Chamber President: Frederick County Businesses Concerned About Possible Mask Mandates, Capacity Restrictions

Rick Weldon, President, CEO, Frederick County Chamber of Commerce

The Board of Health will be discussing & possibly voting on these issues Thursday night.

Frederick, Md (KM) Whether to imposeĀ  an indoor mask mandate and limit public gatherings of 25 or more due to increases in local COVID-19 cases is before the Frederick County Board of Health. The panel, consisting of the County Executive and the County Council and chaired by Health Officer Dr. Barbara Brookmyer, will be discussing these issues during a meeting Thursday night beginning at 7:00 PM.

Rick Weldon, President of the Frederick County Chamber of Commerce, says he has polled members on this topic over the past two years. He says the respondents range from business owners who would prefer the government implement mask mandates;; members who would prefer the government leave to them to develop their own policies to keep employees and customers safe from COVID; and those who don’t want the government involved in establishing mandates.

He notes that times have changed since the Pandemic began 18 months ago. “We know that the Omicron doesn’t result in nearly as severe in health outcomes. Certainly, it’s worse for the unvaccinated than it is for the folks who are vaccinated and boosted,” he says.

If the Board of Health imposes a mask mandate and puts limits on public gatherings of 25 or more, it could hurt local businesses such as fitness centers, barbershops, and hair and nail salons which  involves employees having close contact with customers. “Any kind of entertainment venue obviously  is concerned about the economic impact of those,” he says.

Food services businesses are currently taking a hit. “We’ve had many, dozens of food service service  establishment had to close because of either worker shortages, or concerns about the virus. So if the government steps  in with a new set of mandates, I think it’s going to have  a cumulating and rather negative impact,” says Weldon.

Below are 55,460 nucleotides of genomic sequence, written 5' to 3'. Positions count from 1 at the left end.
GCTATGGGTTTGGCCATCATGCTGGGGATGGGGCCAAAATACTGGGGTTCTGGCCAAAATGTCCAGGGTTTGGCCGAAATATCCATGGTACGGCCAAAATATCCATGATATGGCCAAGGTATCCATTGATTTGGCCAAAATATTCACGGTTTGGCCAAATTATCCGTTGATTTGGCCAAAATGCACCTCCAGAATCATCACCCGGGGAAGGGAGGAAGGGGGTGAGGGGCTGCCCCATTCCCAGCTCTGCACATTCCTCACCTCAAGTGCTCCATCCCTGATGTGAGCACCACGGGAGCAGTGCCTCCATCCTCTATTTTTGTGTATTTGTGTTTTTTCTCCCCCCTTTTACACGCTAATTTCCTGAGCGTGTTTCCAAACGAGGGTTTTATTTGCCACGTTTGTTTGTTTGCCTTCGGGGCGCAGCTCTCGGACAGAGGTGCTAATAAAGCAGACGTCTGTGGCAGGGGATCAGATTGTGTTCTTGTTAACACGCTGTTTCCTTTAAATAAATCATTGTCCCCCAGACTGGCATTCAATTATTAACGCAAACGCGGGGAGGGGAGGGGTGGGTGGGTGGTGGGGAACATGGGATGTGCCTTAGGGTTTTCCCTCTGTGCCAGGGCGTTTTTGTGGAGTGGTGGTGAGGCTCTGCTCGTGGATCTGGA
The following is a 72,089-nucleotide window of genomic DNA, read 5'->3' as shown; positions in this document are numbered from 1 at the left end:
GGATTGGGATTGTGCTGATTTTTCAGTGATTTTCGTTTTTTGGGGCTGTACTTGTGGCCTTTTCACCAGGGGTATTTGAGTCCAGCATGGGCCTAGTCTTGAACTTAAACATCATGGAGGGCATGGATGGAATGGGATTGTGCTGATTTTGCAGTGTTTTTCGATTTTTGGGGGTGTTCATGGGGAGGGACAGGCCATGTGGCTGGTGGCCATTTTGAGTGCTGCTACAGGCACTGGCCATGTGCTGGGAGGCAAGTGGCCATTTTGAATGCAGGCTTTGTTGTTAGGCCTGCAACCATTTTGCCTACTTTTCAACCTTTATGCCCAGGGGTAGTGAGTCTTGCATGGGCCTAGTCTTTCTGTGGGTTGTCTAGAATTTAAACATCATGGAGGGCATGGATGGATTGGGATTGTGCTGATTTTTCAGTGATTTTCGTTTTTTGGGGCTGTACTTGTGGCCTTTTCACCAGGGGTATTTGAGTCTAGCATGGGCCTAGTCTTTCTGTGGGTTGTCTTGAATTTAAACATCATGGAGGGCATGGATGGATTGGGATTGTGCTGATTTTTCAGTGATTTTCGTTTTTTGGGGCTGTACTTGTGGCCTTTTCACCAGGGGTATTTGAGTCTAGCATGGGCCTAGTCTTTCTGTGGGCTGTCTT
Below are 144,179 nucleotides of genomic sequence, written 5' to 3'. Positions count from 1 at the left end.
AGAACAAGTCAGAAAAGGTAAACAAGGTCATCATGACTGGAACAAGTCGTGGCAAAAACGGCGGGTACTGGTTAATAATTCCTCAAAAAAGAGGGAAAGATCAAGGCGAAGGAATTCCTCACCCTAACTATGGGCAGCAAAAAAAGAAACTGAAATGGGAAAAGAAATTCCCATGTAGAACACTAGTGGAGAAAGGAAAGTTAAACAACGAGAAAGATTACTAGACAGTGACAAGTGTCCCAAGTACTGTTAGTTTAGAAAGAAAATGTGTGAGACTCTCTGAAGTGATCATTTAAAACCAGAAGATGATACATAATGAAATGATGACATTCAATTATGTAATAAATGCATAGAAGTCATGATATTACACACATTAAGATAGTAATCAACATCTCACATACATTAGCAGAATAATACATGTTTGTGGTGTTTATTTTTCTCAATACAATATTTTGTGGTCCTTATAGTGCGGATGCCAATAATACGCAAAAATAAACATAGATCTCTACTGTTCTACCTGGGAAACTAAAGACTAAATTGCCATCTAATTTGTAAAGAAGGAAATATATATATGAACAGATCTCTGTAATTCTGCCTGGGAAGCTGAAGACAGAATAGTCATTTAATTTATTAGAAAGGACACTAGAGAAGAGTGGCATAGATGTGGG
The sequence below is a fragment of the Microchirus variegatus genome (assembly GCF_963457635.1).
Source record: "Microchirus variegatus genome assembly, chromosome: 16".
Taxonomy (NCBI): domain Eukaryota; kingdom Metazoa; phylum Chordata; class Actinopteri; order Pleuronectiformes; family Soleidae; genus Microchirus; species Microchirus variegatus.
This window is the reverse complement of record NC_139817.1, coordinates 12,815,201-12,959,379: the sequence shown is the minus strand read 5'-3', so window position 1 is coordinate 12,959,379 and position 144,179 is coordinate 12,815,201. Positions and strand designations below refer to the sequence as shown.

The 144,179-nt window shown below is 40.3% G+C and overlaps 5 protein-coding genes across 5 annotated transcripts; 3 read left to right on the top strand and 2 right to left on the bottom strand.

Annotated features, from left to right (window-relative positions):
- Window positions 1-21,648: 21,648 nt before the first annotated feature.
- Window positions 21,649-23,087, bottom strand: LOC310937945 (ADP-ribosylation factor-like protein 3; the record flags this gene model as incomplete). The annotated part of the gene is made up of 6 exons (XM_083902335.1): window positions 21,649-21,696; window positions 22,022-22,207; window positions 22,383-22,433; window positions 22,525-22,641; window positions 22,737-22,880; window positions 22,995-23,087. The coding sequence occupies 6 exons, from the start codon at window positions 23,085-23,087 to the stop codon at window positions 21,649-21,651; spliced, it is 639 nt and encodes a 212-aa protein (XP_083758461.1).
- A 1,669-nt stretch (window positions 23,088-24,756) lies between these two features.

He also says there could be some business owners who protest in some way. “They’ll be some businesses that kind of push back, revolt a little bit,” says Weldon. “We had health clubs who kind of banded together 18 months ago to push back, to get their clients to do call-ins and letter writing campaigns to lift some of the mandates. We’ll see some of that.”

But in the end, Weldon says most businesses will comply, and try to make these mandates work for them. “They don’t any choice,” he says. “If the Board of Health passes a 25-person gathering restriction, I have cancel all of my Chamber live events because they’re all 25 or more.”

If the Board of Health approves mask mandates and restrictions on public gatherings of 25 or more, Weldon hopes it will have some provisions  where these restrictions are lifted when the COVID statistics decline to  a certain level. “ICU utilizations, hospitalization rates, new case infection rates. Just something specific that’s transparent that everyone can see and understand. I think that’s the best way to set public policy,” he says.

By Kevin McManus